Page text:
How should an atheist behave at a religious funeral?
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05-06-2017, 08:01 AM
How should an atheist behave at a religious funeral?
Nice little write-up in today's Toronto Star. Agree or disagree?

How should an atheist behave at a religious funeral

From the article:
Quote:... my atheist friends seem to believe that love is better than hate, relationships are more important than possessions, building up is preferable to tearing down, peace is more noble than war. My atheist friends are, in general, driven by a conviction that the earth is sacred, life is precious, and beauty, joy and hope should be the goals of their lives.

... if you do believe these things, you should feel comfortable in almost any religious gathering, funeral or otherwise, whether Christian, Jewish, Muslim, traditional Spirituality, or whatever. Yes, yes — in all of those communities there are a few fundamentalists who will judge your atheism harshly, but setting them aside (which, trust me, is the right response), worship in the world’s main religions celebrates and lifts up exactly the same values that you espouse.
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05-06-2017, 08:08 AM
RE: How should an atheist behave at a religious funeral?
You should act with respect for the person who has died. Stand when asked, you don't need to sing, but just act respectful. I've attend a few of these, unfortunately, and as long as you are respectful to the person/their family, you can't really do any more than that.

I attended a catholic christening over the weekend, as a friend had their child baptized. Not something I would do, yet I went to support them and was respectful the entire time. Doesn't mean I enjoyed it, but I was there to support them.

I don't want Fop, goddamn it! I'm a Dapper Dan man!
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05-06-2017, 08:17 AM
RE: How should an atheist behave at a religious funeral?
You're there out of respect for the deceased and/or the other mourners and it's not a time to be telling them that they are delusional or that the person they loved is really gone and that they will never see them again. That would just be cruel. If the service has a lot of religious trappings just sit in the back and tune it out.

If anybody asks why you aren't singing or whatever just tell them you aren't familiar with this particular ritual and change the subject.

Ignore the literal "he's in a better place now" comments and focus on the sentiment. You can respond with how much you cared about the person or how you will miss them or even how he's no longer in pain if appropriate. You don't have to compromise your integrity but you also don't have to be a jerk about it either.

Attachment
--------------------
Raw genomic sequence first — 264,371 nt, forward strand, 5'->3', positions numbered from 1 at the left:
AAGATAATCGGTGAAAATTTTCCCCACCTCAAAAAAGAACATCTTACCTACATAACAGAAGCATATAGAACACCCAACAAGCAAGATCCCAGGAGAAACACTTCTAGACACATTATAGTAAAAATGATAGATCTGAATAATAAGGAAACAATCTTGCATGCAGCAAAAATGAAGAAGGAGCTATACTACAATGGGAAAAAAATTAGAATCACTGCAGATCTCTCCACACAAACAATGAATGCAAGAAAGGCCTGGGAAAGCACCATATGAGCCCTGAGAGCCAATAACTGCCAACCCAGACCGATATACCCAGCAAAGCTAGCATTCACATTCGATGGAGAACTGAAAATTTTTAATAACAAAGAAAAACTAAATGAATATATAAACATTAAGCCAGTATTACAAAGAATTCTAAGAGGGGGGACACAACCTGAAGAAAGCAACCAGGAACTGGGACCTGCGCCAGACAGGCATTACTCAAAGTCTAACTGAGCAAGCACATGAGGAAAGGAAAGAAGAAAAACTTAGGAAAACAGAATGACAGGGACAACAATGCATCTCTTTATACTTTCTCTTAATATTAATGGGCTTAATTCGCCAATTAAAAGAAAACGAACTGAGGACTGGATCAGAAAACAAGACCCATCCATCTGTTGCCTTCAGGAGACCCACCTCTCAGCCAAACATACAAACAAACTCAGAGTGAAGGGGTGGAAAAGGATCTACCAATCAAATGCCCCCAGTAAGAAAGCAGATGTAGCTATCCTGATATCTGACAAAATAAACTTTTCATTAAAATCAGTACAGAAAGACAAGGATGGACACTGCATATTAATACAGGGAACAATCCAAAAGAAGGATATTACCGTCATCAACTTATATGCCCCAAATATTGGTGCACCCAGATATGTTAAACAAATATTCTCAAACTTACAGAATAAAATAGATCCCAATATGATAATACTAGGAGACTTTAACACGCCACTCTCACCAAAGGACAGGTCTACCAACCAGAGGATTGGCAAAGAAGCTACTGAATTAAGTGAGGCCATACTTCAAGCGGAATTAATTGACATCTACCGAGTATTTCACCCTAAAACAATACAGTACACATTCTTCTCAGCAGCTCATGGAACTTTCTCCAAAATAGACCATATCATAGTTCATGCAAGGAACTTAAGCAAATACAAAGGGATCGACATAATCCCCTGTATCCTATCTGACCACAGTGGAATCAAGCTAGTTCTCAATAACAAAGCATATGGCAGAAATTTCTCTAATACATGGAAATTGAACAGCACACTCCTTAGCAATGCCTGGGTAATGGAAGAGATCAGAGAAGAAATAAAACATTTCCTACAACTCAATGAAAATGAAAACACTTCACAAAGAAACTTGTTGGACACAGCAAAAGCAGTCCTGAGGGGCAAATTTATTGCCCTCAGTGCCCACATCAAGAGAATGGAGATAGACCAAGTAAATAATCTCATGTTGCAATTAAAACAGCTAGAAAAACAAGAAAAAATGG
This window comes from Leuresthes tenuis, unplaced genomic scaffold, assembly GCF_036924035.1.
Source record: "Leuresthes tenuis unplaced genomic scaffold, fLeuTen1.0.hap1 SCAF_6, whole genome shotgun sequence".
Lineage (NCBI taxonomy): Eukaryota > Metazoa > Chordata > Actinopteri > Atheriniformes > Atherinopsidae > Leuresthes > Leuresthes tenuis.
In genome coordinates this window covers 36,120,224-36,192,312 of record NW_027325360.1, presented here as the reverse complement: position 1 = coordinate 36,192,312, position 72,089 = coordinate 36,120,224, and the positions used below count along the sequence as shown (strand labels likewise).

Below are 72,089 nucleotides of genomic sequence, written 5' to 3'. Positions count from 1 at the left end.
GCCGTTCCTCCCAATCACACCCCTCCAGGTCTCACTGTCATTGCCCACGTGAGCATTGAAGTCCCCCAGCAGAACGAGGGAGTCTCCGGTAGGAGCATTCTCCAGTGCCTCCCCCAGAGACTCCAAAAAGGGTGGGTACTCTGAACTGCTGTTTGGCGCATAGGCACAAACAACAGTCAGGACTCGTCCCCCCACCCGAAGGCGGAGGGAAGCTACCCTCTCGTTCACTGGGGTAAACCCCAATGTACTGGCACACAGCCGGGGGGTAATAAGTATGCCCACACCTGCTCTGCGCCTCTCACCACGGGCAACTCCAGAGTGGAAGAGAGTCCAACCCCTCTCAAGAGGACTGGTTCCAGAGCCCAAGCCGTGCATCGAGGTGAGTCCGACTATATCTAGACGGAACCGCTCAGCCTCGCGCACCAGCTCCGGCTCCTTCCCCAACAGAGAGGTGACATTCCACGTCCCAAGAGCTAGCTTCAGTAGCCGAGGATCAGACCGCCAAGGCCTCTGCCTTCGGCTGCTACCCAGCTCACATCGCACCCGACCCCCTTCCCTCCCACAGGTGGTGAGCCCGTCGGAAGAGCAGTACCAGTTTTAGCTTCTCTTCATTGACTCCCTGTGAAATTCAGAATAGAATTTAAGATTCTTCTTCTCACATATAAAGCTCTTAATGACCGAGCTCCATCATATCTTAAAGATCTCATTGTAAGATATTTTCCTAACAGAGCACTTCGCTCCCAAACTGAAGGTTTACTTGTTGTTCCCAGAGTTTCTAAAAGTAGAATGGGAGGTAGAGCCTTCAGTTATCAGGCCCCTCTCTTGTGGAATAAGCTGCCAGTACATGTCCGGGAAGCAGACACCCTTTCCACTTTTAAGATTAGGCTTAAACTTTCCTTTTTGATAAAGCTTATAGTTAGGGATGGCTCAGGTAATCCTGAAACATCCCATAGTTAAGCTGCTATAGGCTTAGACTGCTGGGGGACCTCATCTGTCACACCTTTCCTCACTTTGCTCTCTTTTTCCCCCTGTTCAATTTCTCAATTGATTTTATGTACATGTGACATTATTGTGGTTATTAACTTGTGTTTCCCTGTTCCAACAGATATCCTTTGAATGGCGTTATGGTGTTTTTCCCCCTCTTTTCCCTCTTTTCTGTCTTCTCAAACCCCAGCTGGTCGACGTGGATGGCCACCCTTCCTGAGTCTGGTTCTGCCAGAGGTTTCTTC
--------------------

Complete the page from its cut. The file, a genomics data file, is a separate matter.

There will be time for that later.
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Atheism: it's not just for communists any more!
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05-06-2017, 08:19 AM (This post was last modified: 05-06-2017 08:31 AM by Rockblossom.)
RE: How should an atheist behave at a religious funeral?
(05-06-2017 08:01 AM)Heath_Tierney Wrote:  Nice little write-up in today's Toronto Star. Agree or disagree?

How should an atheist behave at a religious funeral

Everything is about the beliefs of the attendees, and nothing about the person being given the funeral. Is the body, then, just a "floral centerpiece" of a ceremony that is all about the people giving speeches and singing hymns? When I know a funeral is going to be that, I just stay home. If it is about celebrating the life of the person who has died, and trying to do what they would have wanted at the funeral, then I stay quiet and observe.

And, no, I don't think that the religious attendees (at least in my eyelet of the Bible Belt) have the same ideas and aspirations as I do, so I don't always feel comfortable at religious funerals - especially when Preacher Man decides it's a good opportunity to give his favorite "hellfire and brimstone" speech. Facepalm

Added comment: How about looking at this in reverse? Do religious people feel comfortable at the funeral of an atheist? Are they all just happy to "go with the flow" of a Buddhist ceremony? How comfortable are Christians when they attend a Muslim funeral - or do they just opt not to go?

I’ll be a story in your head, but that’s okay, because we’re all stories in the end. Just make it a good one, eh? Because it was, you know. It was the best.
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05-06-2017, 08:36 AM
RE: How should an atheist behave at a religious funeral?
(05-06-2017 08:01 AM)Heath_Tierney Wrote:  Nice little write-up in today's Toronto Star. Agree or disagree?
Yes and no.

In the US at least, fundamentalists aren't as rare / ignorable as the author suggests, and they tend to regress even further at funerals.